Whilst the elephants enjoyed bathing in the mud, causing havoc or relaxing in the sunshine, Edwin (the Project Manager) told us a lot about the work at David Sheldrick.
We were informed about every elephant in their care; their name and their reason for being in the orphanage.
It was heartbreaking to hear about the sad circumstances that these animals had faced. Many enduring hardships that I couldn’t possibly imagine; being caught in snares, falling down man-made wells, suffering from dehydration, family killed from poaching or being caught in human conflict.
As some of you may know, there’s a saying that “an elephant never forgets” ⏤ and that sadly is true.
These poor babies have had to endure many hardships that could easily be resolved with education and compassion by mankind. They will remember the traumatic experiences they have faced for the rest of their lives, just as humans will always remember their own.
Human destruction is sadly leading these animals to the brink of extinction, but thanks to the people at David Sheldrick, these elephants have a flicker of hope.
So once we’d seen the young, they were ushered back into the bush where the keepers were waiting, and the older elephants came out to play. The exact same process was taken, and we learnt about each individual orphan and how they were being cared for at David Sheldrick.
We learnt that the elephants start to slowly be introduced into a wild herd from the age of 3; they’re relocated to the rehabilitation units in Tsavo, where the elephants are still cared for by keepers but have the ability to socialise with ex-orphans and other wild elephants too.
As the elephant becomes less and less dependent on milk, slight changes start to happen in their routine. Many will mingle with the other wild elephants during the day but will return to the stockades to sleep in the evening. Only when the elephant feels ready will it stay out with its friends and be officially rehabilitated!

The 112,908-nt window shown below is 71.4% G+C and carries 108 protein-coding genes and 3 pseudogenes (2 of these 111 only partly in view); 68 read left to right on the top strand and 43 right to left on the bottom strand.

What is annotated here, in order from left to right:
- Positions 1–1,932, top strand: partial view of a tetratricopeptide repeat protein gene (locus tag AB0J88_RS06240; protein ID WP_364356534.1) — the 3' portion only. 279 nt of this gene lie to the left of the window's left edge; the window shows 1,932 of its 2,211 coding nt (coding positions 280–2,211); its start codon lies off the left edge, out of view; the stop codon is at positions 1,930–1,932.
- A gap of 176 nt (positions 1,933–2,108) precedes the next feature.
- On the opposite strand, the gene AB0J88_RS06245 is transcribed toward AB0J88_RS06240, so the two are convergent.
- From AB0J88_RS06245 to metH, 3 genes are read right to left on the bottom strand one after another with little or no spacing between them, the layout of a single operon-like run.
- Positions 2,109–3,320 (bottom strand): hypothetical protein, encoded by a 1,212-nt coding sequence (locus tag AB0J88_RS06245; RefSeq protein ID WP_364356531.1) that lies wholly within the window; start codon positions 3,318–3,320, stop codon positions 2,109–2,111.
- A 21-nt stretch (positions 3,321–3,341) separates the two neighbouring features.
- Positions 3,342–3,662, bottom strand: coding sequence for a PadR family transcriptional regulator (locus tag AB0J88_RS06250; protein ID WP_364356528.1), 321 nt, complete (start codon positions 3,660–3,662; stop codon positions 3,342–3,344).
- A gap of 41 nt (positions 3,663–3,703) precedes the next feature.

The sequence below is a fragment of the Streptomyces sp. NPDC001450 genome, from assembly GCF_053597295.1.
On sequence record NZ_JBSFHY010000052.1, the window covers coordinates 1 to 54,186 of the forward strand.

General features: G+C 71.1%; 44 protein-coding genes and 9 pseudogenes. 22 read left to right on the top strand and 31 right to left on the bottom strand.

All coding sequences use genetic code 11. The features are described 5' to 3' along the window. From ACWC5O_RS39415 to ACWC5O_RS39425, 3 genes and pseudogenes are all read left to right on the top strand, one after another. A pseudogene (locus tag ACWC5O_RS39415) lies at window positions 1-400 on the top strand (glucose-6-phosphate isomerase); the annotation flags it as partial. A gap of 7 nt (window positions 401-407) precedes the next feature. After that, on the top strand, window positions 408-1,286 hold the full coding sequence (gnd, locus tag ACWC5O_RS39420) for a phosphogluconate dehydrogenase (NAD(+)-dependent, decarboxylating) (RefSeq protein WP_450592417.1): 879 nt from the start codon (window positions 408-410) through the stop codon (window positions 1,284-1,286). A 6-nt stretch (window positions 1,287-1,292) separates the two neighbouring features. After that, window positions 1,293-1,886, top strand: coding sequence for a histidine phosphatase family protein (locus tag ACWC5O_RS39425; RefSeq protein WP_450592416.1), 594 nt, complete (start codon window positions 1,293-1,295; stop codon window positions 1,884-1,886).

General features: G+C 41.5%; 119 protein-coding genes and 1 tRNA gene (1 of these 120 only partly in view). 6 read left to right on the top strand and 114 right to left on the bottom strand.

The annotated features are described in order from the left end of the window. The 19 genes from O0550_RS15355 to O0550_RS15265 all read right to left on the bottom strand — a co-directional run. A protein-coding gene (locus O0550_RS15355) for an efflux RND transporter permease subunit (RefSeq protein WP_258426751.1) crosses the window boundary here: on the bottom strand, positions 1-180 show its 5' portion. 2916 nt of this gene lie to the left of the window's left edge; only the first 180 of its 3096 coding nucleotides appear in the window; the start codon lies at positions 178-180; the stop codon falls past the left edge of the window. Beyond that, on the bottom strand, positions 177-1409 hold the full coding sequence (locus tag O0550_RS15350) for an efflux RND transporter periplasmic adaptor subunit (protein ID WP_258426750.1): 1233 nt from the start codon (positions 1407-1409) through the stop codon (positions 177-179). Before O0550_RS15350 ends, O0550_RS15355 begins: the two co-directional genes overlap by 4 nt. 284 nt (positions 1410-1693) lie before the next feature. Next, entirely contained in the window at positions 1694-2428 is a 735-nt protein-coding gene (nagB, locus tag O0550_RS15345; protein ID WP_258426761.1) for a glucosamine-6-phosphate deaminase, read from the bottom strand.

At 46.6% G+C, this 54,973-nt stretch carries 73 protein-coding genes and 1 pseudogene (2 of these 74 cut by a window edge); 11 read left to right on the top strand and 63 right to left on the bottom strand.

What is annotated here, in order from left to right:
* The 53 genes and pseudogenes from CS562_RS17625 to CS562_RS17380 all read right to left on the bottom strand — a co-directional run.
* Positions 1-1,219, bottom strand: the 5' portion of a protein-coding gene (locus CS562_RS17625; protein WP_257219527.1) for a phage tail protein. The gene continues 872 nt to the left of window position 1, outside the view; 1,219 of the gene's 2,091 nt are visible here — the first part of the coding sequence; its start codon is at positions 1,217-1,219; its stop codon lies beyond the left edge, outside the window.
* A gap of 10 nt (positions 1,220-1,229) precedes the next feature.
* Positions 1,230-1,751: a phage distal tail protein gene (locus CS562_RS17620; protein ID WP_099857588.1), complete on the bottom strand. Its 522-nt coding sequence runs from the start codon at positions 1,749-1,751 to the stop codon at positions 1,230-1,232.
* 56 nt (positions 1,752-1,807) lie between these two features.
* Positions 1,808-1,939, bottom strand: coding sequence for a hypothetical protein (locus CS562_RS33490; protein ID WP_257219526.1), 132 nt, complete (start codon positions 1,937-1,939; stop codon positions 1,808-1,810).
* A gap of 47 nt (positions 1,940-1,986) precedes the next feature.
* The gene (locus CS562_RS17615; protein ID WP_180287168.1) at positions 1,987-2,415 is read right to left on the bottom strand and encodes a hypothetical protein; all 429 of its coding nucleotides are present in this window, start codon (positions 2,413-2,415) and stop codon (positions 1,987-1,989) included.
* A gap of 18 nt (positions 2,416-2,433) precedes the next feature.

The process in Tsavo generally takes a few years but is personal to every elephant, it’s taken at a pace that suits the individual animal’s needs… Which is a pretty special thing!
From this viewing, it became very clear to me just how much love, care and patience it must take to look after these creatures. It may seem like a dream job for some… But as I learnt later that evening, it’s not for the faint-hearted.
After one hour of pure joy, the animals were taken back into the depths of the National Park where they were to spend their day with the keepers being somewhat wild and free.
For the majority of the group, that was the end of the David Sheldrick experience… But for crazy animal lovers like me, the best was yet to come!
As I said earlier, visiting David Sheldrick Wildlife Trust is available to the public every day from 11 am – 12 pm, but also in the evening from 5 pm – 6 pm. However, the evening viewing is only for those that foster an elephant at the orphanage. It’s a viewing that is a little more private, with fewer people and a more personal encounter with the animals.
It’s a viewing that must be booked in advance, and can only be seen by those that have already got a foster elephant (and a certificate to prove it) or have organised to foster one during their booking. Since I had been fostering my elephant “Malima” for a little while now, there was absolutely no way I was going to miss out on this experience.
I headed back at 5 pm and experienced the cutest thing my eyes had ever seen.
At 6 am every day, the elephants head out into the Nairobi National Park with the keepers, and 5 pm is bedtime!
At this time, all the elephants come back to the orphanage where they nestle down for the night. They each have a personal stall, with food and water ready for them, and for the very young elephants, there’s a bed for the keeper in there too.
In small groups, the elephants ran in from the National Park; they came in single file, in a very orderly fashion and headed straight into their own stall ⏤ proof that elephants are pretty damn smart right?